Forklifts & Telehandlers

Telehandlers ... popular worldwide.

Telehandlers ... popular worldwide.

Expert tips on buying used telehandlers

RICHARD SWEATT, territory manager for the Middle East at Euro Auctions*, provides Gulf Construction readers with valuable tips on how to buy a good used telehandler at an auction.

June 2019

Telehandlers are used not just on loading docks and construction sites, but can be increasingly found in agriculture, recycling, civil engineering, manufacturing and a number of other applications.

Combining the capabilities of a forklift with those of a small mobile lifting crane, these rough-terrain, wheeled vehicles have popular appeal worldwide.

So what are the factors that need to be considered when buying a quality second-hand machine?  Here are some top tips:

• History:  Here, there are a number of scenarios: if the machine has had one or two ‘careful’ owners in its life, the hours on a five-year-old machine may not seem excessive. However, it may have had only one owner but a lot of different users over its three-year life span as an ex-rental machine. Yet, don’t be put off by ex-rental machines as they would have been serviced well.

• Pins and bushings: Start the machine, placing the fork carriage on the floor under pressure. Applying slow firm pressure will show any play in the machine. Extend the boom, then place it on the floor again, paying close attention to the movement in between the boom sections. Expect some movement in the pins in older machines and look to see if the pins and bushes have been greased.

• Exterior condition: Check the exterior of the machine for dents, cracks and twists. On a level ground, place the front bucket just off the ground and stand in front of the machine to look for any major twisting in the boom. Extend the boom and do the same again to look for twists. Lastly, check all the windows and doors open and shut nicely.

• Hydraulics: Extend the boom to expose as much of the hydraulic cylinder chrome as possible, looking for burrs and scrapes and leaking hydraulic oil. Check under the machine for oil leaks and signs of repair. Look in the rear of the boom, as any excess oil will indicate an internal hose has failed and the boom sections will have to be split to make a repair. A good owner would repair leaks as a matter of course – another tell-tale sign of how the machine has been looked after.

• Hour meter: Does the hour meter fit in with the condition of the machines? If it looks wrong, look at the filters. They may be marked with the next service hours. If you are not sure, the manufacturer will keep a warranty record with hours.

• Bucket and attachments: Does the machine come with forks, a bucket or other attachments? The bucket should be examined to see if it has a worn cutting edge. Does it have hydraulic lines to service those other attachments?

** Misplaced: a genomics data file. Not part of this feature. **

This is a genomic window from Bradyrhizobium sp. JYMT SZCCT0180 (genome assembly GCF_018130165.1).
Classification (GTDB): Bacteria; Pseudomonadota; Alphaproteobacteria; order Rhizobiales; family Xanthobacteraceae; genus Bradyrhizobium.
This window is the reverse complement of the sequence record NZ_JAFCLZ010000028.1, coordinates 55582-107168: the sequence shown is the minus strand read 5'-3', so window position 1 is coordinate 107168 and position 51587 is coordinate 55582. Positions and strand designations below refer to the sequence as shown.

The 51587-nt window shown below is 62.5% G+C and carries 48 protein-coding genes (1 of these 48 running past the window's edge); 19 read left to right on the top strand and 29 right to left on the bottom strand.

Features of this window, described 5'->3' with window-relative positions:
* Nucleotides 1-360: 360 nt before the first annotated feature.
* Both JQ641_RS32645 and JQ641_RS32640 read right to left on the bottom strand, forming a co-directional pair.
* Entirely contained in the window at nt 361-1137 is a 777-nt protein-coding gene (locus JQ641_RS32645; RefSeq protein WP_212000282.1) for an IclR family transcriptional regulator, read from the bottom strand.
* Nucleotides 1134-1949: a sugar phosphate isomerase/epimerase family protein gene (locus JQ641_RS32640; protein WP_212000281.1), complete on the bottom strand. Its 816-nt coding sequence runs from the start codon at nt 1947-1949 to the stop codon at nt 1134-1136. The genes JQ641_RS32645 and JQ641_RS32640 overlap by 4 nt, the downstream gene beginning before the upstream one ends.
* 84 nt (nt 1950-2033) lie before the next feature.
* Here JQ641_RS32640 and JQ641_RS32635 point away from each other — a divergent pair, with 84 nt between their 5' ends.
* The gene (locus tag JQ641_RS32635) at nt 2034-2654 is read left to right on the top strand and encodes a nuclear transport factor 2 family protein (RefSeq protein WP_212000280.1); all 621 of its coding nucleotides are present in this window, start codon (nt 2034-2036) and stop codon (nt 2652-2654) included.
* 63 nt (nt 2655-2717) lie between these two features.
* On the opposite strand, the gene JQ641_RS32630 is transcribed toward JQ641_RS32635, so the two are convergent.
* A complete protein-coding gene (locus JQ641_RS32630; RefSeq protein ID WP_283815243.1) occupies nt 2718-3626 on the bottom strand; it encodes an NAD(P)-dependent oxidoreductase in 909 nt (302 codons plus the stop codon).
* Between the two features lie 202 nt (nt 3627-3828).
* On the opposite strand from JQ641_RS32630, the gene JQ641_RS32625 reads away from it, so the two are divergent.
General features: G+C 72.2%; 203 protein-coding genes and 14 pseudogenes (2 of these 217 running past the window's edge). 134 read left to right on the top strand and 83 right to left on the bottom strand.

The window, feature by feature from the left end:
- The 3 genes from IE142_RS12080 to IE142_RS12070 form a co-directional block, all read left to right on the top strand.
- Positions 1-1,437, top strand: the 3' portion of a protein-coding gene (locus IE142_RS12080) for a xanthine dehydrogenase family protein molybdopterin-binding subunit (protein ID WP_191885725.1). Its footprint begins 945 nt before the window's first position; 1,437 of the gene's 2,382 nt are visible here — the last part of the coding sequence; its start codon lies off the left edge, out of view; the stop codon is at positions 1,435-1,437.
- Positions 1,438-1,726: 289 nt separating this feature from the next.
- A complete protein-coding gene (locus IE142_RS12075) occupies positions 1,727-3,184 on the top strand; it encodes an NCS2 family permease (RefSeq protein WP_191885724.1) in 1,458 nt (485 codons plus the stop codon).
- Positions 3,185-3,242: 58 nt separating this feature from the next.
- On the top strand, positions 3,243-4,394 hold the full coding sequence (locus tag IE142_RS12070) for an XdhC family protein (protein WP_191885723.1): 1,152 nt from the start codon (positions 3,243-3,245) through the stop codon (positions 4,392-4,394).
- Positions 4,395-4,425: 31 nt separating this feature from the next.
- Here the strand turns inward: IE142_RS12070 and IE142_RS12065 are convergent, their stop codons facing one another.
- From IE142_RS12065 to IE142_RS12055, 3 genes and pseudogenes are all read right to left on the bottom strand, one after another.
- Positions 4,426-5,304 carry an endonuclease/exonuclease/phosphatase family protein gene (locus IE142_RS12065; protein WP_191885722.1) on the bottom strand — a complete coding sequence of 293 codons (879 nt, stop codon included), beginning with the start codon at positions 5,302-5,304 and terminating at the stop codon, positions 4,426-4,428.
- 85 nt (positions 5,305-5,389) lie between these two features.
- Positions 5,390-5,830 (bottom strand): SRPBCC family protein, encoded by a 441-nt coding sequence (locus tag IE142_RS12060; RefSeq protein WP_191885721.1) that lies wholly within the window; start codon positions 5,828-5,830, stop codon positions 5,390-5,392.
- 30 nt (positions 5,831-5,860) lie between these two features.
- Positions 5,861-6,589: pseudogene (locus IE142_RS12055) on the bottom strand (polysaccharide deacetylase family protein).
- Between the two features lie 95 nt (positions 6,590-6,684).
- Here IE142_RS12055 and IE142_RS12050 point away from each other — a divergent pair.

• Parts and service: Research the make and model of the telehandler you are interested in. Find out who is available in the Middle East to service that machine, and which manufacture is strong in your region. Spare parts are readily available by post but if the machine becomes inoperable, you will need local service.

• Tyres: Tyres are an important part of the overall machine.  The current condition of the tyres should be examined. Look at the obvious thing first: tread depth, slashes and cuts, and do all tyres match. If the vehicle is 4x4, consider tyre wear.

• Price: Years and hours will affect the price, but additional factors come into play when determining the value of used machines, such as: the year, overall condition, service records, and available attachments. Telehandlers have global appeal with smaller models easy to move around the world in shipping containers, meaning at auction you will be competing with more than just a local customer when you start bidding.

• Start the engine: Start the machine, getting it up to operating temperature. Listen for unusual engine noises, breathing and excessive exhaust smoke. Check for oil leaks around the engine and in the bottom of the engine compartment. Examine all fluid levels and coolant levels. Check engine oil for signs of water. Are the filters in good condition? Do they show current dates?

Run the machine checking all controls and gauges. Check all glass, mirrors, door latches, window wipers, external lenses and bulbs. If the cab is enclosed, check the air-conditioning. Make several cycles up and down with the boom. Extending the boom and lower the legs if it has them. Drive it forward and backwards and in all gears checking the brakes and hand brake.


* Euro Auctions is a leading auctioneer of industrial plant and construction and agricultural equipment. It sells thousands of telehandlers every year - readers can visit its website to get an idea of pricing to help them make a good decision. The company’s staff at its auctions, can also provide further advice.

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